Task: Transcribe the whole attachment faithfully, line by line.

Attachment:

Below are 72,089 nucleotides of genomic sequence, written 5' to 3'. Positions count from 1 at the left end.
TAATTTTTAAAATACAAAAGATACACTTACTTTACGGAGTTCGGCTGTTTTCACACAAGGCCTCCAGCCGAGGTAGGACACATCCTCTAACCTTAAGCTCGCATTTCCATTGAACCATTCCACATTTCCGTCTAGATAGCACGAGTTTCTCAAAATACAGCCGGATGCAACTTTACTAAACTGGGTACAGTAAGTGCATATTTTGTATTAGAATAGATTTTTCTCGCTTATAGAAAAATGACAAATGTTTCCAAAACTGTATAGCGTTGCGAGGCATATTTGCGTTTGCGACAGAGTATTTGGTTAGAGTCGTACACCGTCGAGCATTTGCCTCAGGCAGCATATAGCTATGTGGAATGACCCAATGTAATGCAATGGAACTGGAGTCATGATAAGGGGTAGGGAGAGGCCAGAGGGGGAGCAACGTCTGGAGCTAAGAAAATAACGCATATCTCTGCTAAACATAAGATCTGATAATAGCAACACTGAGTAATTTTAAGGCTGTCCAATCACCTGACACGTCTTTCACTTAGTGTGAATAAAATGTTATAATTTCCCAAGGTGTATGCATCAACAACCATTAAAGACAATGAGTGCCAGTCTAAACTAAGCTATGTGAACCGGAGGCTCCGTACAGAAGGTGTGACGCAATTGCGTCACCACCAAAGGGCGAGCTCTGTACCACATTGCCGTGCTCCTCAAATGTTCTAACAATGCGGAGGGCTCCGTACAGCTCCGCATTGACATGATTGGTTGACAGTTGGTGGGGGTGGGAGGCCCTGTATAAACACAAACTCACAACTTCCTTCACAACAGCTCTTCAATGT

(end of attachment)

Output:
Below are 72,089 nucleotides of genomic sequence, written 5' to 3'. Positions count from 1 at the left end.
TAATTTTTAAAATACAAAAGATACACTTACTTTACGGAGTTCGGCTGTTTTCACACAAGGCCTCCAGCCGAGGTAGGACACATCCTCTAACCTTAAGCTCGCATTTCCATTGAACCATTCCACATTTCCGTCTAGATAGCACGAGTTTCTCAAAATACAGCCGGATGCAACTTTACTAAACTGGGTACAGTAAGTGCATATTTTGTATTAGAATAGATTTTTCTCGCTTATAGAAAAATGACAAATGTTTCCAAAACTGTATAGCGTTGCGAGGCATATTTGCGTTTGCGACAGAGTATTTGGTTAGAGTCGTACACCGTCGAGCATTTGCCTCAGGCAGCATATAGCTATGTGGAATGACCCAATGTAATGCAATGGAACTGGAGTCATGATAAGGGGTAGGGAGAGGCCAGAGGGGGAGCAACGTCTGGAGCTAAGAAAATAACGCATATCTCTGCTAAACATAAGATCTGATAATAGCAACACTGAGTAATTTTAAGGCTGTCCAATCACCTGACACGTCTTTCACTTAGTGTGAATAAAATGTTATAATTTCCCAAGGTGTATGCATCAACAACCATTAAAGACAATGAGTGCCAGTCTAAACTAAGCTATGTGAACCGGAGGCTCCGTACAGAAGGTGTGACGCAATTGCGTCACCACCAAAGGGCGAGCTCTGTACCACATTGCCGTGCTCCTCAAATGTTCTAACAATGCGGAGGGCTCCGTACAGCTCCGCATTGACATGATTGGTTGACAGTTGGTGGGGGTGGGAGGCCCTGTATAAACACAAACTCACAACTTCCTTCACAACAGCTCTTCAATGT